Nite Jewel
New Sensations
by Stephen Slaybaugh

When we first spoke to Ramona Gonzalez, the California native responsible for Nite Jewel, she was one of a vanguard exploring the hazy territory wherein electro-pop aspirations grapple with the lo-fi realties of home recording. Nonetheless, such cross-purposes contributed to the appeal of her debut, 2008’s Good Evening, a record that despite its limitations wondrously explored the intersections between strains of pop and R&B, as well as electronic forms further afield. However, even as Nite Jewel has progressed over several EPs released in the nearly four years since her debut, we’ve received little warning for her startling new album, One Second of Love. Made with her husband, Cole Marsden Greif-Neill, among others, the new record throws Gonzalez into a bright spotlight. She reveals herself as a singer, while the obfuscating white noise fog of her previous effort has been swept away so that her songs are now cast in high-definition. Speaking to Gonzalez on the phone the week of the album’s release, she disclosed how she got from there to here.

I was curious how you define Nite Jewel, if you see it as your personal stage name or a band.

Ramona Gonzalez: I’d say it is more my name just because there are people that call me by that name, friends who were around when I started the project. It definitely feels like it is my other name, but I will also use it to refer to the band because it’s easier. I’m not going to be “Nite Jewel and the Harmonics” or something.

In the sense that you use it personally, do you see a separation between Nite Jewel and yourself? Is there a persona?

RG: Because some of my close friends call me Nite Jewel, it makes it kind of blurry, but the life that I lead and the life that Nite Jewel leads are pretty different in many ways. I’m living now in Topanga Canyon, so I’m on the outskirts of the industry. When I’m performing, it is definitely more urban.

When you talked to Kevin Elliott in 2009, you referred to having just completed another record...

RG: That had to have been the EP or I was finished with the “Want You Back” single. When you don’t have a label, you are recording constantly and the stuff that comes out was recorded prior to what’s already come out and it becomes a confusing timeline.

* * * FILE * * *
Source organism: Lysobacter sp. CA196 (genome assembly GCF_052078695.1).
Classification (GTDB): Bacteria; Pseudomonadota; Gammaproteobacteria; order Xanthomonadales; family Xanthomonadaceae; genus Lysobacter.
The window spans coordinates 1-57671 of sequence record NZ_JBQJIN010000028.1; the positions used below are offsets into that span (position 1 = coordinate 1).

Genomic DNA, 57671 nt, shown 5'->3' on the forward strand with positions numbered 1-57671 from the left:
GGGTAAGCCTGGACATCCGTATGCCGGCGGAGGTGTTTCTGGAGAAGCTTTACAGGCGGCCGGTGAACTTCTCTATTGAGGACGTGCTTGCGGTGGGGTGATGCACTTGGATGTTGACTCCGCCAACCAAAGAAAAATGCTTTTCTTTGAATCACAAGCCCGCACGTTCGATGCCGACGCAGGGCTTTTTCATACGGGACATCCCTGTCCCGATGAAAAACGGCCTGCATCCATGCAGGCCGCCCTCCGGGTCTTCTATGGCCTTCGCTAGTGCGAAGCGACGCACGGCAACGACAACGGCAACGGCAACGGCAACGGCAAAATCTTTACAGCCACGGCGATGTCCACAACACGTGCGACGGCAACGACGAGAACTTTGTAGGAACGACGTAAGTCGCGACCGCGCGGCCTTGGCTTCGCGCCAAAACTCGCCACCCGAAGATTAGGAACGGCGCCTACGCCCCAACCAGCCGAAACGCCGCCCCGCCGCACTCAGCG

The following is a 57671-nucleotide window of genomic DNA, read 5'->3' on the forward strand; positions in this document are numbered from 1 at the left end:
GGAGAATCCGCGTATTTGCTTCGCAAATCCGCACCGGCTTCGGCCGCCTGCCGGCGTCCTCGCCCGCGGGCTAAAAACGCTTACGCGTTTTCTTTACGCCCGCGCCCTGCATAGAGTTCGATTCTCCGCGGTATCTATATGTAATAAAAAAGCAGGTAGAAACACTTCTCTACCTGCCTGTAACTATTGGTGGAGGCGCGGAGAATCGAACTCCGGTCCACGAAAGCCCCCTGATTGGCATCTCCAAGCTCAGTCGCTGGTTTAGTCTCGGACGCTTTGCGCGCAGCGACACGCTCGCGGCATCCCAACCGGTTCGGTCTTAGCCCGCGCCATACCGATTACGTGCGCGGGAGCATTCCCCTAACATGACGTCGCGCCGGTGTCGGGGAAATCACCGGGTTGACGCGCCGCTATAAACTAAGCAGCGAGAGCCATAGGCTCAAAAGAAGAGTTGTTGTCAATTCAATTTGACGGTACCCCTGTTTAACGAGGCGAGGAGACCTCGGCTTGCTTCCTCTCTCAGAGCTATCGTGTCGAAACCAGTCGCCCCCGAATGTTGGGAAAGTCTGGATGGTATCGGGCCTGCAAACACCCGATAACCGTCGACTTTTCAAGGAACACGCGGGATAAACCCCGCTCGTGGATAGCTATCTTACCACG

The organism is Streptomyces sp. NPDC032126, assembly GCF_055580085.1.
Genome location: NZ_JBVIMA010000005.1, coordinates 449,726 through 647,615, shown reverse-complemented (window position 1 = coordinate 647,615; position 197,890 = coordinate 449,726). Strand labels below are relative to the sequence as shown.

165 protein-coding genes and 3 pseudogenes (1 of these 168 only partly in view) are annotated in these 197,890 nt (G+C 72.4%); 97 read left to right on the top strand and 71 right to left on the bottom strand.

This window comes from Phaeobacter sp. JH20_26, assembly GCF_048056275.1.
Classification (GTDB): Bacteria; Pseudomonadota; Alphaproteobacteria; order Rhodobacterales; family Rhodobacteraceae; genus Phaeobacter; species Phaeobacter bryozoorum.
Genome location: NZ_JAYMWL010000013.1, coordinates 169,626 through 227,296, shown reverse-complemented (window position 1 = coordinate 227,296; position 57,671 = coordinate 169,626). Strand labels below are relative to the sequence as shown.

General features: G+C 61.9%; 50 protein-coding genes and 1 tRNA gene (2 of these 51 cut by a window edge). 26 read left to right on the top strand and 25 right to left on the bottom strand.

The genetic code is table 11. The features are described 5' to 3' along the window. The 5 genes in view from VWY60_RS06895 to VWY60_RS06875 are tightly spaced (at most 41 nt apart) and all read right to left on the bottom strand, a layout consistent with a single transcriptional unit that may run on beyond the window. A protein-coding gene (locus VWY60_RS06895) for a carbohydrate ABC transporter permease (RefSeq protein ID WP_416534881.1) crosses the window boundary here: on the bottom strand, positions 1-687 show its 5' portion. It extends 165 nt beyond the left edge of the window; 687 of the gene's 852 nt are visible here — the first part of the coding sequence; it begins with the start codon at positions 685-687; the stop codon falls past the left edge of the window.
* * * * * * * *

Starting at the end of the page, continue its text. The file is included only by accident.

Has all the stuff that’s come out in between the two records been home-recorded or did you start experimenting in the studio before One Second of Love?

RG: Home recording is such a weird concept. I’d say everything has been home-recorded. The only stuff that wasn’t recorded at a house were the drums and the vocals for One Second of Love. Those were recorded in a studio—a very modestly priced studio—in Los Angeles simply because we didn’t have the gear to record the vocals and we didn’t have a room in which to record the drums.

So even on the new album the other portions have been done at home...

RG: We recorded a bunch of stuff here in Topanga, and then about two and a half years ago, we started recording the bits and pieces that were the starting points for One Second of Love at a friend’s homespun studio in Berkeley. They had a live room and a control room, but the studio was pretty unconventional and had a lot of self-built gear. They were really into Neubauten, so there was a lot of found material and instruments lying around, so it wasn’t the kind of studio that’s been getting associated with the record. Getting that sheen was a trick because it was recorded in a pretty unconventional way.

And you had your live band collaborating with you?

RG: Sort of because we’ve been through a few line-ups. I collaborate with a lot of people here in LA and so it was just the people I was collaborating with at the time. I was playing with Linda Perhacs and her guitarist Aaron Robinson played on some things, and Julia Holter sang on some things. My bass player, Cory (Lee Granet), played guitar on some songs. Cole and this guy Harland (Burkhart), who is in The Samps with Cole, did some work on the record. Our drummer, Gavin Salmon, who is great jazz drummer, played on some things. We worked on the record over such a long period of time, whoever we were working with at the time, if they had a talent to give, we tried to absorb it. We were working in Berkeley with these guys who are in pretty obscure bands like the Vienna Noise Choir, and they contributed a lot to the record.

You mentioned the period of time, was there a particular reason that it took so long to do a follow-up?